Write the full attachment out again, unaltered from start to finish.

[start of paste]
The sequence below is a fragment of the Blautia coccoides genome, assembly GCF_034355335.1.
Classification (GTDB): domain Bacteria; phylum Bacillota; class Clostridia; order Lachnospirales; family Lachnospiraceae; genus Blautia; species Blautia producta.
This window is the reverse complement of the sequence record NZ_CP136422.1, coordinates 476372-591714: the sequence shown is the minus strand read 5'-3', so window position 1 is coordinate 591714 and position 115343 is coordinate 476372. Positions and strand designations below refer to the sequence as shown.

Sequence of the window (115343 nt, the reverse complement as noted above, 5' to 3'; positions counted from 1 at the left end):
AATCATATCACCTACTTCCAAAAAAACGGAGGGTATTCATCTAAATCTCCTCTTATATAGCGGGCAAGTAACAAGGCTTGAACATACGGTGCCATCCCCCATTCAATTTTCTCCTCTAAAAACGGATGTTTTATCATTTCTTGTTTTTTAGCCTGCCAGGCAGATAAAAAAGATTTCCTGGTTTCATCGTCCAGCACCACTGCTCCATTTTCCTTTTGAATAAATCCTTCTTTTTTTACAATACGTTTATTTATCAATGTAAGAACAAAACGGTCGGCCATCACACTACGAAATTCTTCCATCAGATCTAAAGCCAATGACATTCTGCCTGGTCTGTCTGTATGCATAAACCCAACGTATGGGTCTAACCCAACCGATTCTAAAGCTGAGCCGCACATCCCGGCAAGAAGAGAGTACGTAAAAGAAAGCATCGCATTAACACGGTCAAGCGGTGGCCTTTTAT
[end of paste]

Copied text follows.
The sequence below is a fragment of the Blautia coccoides genome, assembly GCF_034355335.1.
Classification (GTDB): domain Bacteria; phylum Bacillota; class Clostridia; order Lachnospirales; family Lachnospiraceae; genus Blautia; species Blautia producta.
This window is the reverse complement of the sequence record NZ_CP136422.1, coordinates 476372-591714: the sequence shown is the minus strand read 5'-3', so window position 1 is coordinate 591714 and position 115343 is coordinate 476372. Positions and strand designations below refer to the sequence as shown.

Sequence of the window (115343 nt, the reverse complement as noted above, 5' to 3'; positions counted from 1 at the left end):
AATCATATCACCTACTTCCAAAAAAACGGAGGGTATTCATCTAAATCTCCTCTTATATAGCGGGCAAGTAACAAGGCTTGAACATACGGTGCCATCCCCCATTCAATTTTCTCCTCTAAAAACGGATGTTTTATCATTTCTTGTTTTTTAGCCTGCCAGGCAGATAAAAAAGATTTCCTGGTTTCATCGTCCAGCACCACTGCTCCATTTTCCTTTTGAATAAATCCTTCTTTTTTTACAATACGTTTATTTATCAATGTAAGAACAAAACGGTCGGCCATCACACTACGAAATTCTTCCATCAGATCTAAAGCCAATGACATTCTGCCTGGTCTGTCTGTATGCATAAACCCAACGTATGGGTCTAACCCAACCGATTCTAAAGCTGAGCCGCACATCCCGGCAAGAAGAGAGTACGTAAAAGAAAGCATCGCATTAACACGGTCAAGCGGTGGCCTTTTAT